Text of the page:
During the Easter Vigil, the Church reads the account of creation as a prophecy. In the resurrection, we see the most sublime fulfilment of what this text describes as the beginning of all things. God says once again: ‘Let there be light!’ The resurrection of Jesus is an eruption of light. Death is conquered, the tomb is thrown open. The Risen One himself is Light, the Light of the world. With the resurrection, the Lord’s day enters the nights of history. Beginning with the resurrection, God’s light spreads throughout the world and throughout history. Day dawns. This Light alone – Jesus Christ – is the true light, something more than the physical phenomenon of light. He is pure Light: God himself, who causes a new creation to be born in the midst of the old, transforming chaos into cosmos. (Pope Benedict XVI)

 

The Cross – “The cross was the first Christian altar, where the first sacrifice was made” (Pope Francis)

Christ yesterday and today; the Beginning and the End

Many of us today do not know God and cannot find him in the crucified Christ. Many are in search for a love, or a liberty, that excludes God. Let us open our hearts to him, Jesus is the truth that makes us free to love.

On the cross the Redeemer has restored to us the dignity that belonged to us, has made us adoptive sons and daughters of God whom he has created in his image and likeness.

 

 

Fear Not!

The Alpha and Omega

The paschal candle represents our Risen Lord.

The Greek letters Apha above the cross and Omega below – the first and the last letters of the greek alphabet – show […]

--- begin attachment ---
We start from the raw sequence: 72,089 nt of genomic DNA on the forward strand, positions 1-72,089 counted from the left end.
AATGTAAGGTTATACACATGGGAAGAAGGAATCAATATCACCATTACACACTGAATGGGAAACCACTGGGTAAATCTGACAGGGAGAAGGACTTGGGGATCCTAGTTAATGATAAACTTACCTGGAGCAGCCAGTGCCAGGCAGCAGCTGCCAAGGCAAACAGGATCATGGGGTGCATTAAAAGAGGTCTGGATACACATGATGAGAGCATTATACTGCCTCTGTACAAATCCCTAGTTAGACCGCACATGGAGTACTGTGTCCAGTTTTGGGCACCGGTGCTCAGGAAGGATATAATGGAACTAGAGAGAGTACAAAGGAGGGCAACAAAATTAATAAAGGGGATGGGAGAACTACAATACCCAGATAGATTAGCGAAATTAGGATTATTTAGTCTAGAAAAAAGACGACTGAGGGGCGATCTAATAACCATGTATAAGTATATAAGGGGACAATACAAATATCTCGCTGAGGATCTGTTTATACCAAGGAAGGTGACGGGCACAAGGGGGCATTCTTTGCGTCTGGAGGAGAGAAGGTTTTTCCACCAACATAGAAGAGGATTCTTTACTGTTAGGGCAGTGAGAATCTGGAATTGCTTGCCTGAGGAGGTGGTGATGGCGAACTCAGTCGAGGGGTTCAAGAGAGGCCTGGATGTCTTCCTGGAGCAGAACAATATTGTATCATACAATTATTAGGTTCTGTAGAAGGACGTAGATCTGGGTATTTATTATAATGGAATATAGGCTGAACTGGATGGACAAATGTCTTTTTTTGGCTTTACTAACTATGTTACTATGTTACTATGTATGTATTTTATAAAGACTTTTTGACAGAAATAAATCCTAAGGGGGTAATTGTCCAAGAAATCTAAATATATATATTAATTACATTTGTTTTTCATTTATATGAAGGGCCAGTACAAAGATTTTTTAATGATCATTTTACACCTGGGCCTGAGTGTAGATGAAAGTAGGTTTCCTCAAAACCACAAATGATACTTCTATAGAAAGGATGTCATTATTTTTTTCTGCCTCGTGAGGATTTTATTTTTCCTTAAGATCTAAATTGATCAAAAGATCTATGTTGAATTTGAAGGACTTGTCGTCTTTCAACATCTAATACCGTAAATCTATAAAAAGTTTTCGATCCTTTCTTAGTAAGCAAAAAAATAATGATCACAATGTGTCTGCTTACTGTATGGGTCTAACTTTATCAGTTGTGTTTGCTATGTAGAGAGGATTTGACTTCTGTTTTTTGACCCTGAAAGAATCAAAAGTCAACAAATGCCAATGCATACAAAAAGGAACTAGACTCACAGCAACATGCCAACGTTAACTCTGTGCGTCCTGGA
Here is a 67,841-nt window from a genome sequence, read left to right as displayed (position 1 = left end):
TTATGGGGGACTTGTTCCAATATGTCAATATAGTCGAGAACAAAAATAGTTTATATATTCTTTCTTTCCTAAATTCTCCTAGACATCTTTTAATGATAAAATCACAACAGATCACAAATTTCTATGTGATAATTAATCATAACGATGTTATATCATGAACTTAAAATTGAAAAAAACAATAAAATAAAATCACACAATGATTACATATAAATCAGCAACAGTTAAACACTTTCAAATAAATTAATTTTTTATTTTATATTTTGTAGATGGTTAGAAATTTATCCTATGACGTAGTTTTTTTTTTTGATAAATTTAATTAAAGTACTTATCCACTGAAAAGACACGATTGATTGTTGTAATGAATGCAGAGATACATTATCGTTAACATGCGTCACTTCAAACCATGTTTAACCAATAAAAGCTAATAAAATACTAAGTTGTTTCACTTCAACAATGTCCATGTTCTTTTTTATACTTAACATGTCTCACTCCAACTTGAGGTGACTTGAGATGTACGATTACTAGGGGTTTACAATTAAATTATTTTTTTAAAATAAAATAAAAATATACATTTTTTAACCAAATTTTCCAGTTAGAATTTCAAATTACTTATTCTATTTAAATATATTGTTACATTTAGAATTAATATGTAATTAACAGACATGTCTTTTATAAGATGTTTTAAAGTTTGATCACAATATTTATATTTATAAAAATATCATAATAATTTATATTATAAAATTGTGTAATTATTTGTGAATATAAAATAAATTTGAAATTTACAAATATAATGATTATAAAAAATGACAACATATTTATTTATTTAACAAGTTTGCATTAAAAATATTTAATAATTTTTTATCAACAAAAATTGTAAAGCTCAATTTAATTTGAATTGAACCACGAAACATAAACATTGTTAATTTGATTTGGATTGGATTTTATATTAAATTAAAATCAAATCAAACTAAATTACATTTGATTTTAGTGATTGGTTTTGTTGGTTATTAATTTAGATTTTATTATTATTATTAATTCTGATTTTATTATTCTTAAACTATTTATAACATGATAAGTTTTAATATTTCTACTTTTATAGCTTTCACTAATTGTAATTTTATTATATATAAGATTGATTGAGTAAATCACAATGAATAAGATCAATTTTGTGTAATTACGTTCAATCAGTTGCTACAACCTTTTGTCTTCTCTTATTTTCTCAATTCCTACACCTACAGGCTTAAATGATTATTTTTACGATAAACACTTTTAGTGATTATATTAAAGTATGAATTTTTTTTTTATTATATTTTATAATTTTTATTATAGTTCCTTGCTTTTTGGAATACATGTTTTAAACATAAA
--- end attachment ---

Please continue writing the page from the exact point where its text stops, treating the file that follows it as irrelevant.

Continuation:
Saturday 24th March: Visit of the Master of the Order

Some photos from the recent visit of the Master of the Order, Fr. Bruno Cadoré, to our monastery during his visitation of the Irish Dominican Province. He was accompanied by Fr Alain Arnould OP and Fr Gerard Dunne OP, the vicar of the Master for our Monastery.

 

4th Sunday of Lent Laetare Sunday Reflection

“If I forget you, Jerusalem, let my right hand wither. …”

“We are God’s work of art, created in Christ Jesus to live the good life, which from the beginning He had meant us to live it.”

“… but the man who lives by the truth comes out into the light,

so that it may be plainly seen that what he does is done in God.”

Our Lenten journey has arrived at its half-way point and today, we have been invited to rejoice.

To rejoice, obviously, in the Lord, Who is the source of all our good and of all the goodness around us.

To rejoice, possibly, in the fact that there are only three more weeks left of Lent – with St Patrick and St Joseph to look forward to, who will enable us to break the journey for a while, and thus help us to persevere … …

There may yet be something else in which we are invited to rejoice, possibly less obvious, maybe even unexpected.  But today’s readings, and indeed most of the liturgy we have been celebrating since Lent began, seem to be calling us to rejoice even in ourselves.

St Paul reminds us that “We are God’s work of art, created in Christ Jesus to live the good life, which from the beginning He had meant us to live it.”  And during the week we were commanded by Jesus Himself to love our neighbour as ourselves. …

It is easy to understand such a command to mean that we must love others as much as, or in the same way and to the same degree as we love ourselves.  But could it also dare us to love others as OURSELVES? – that is, is who we […]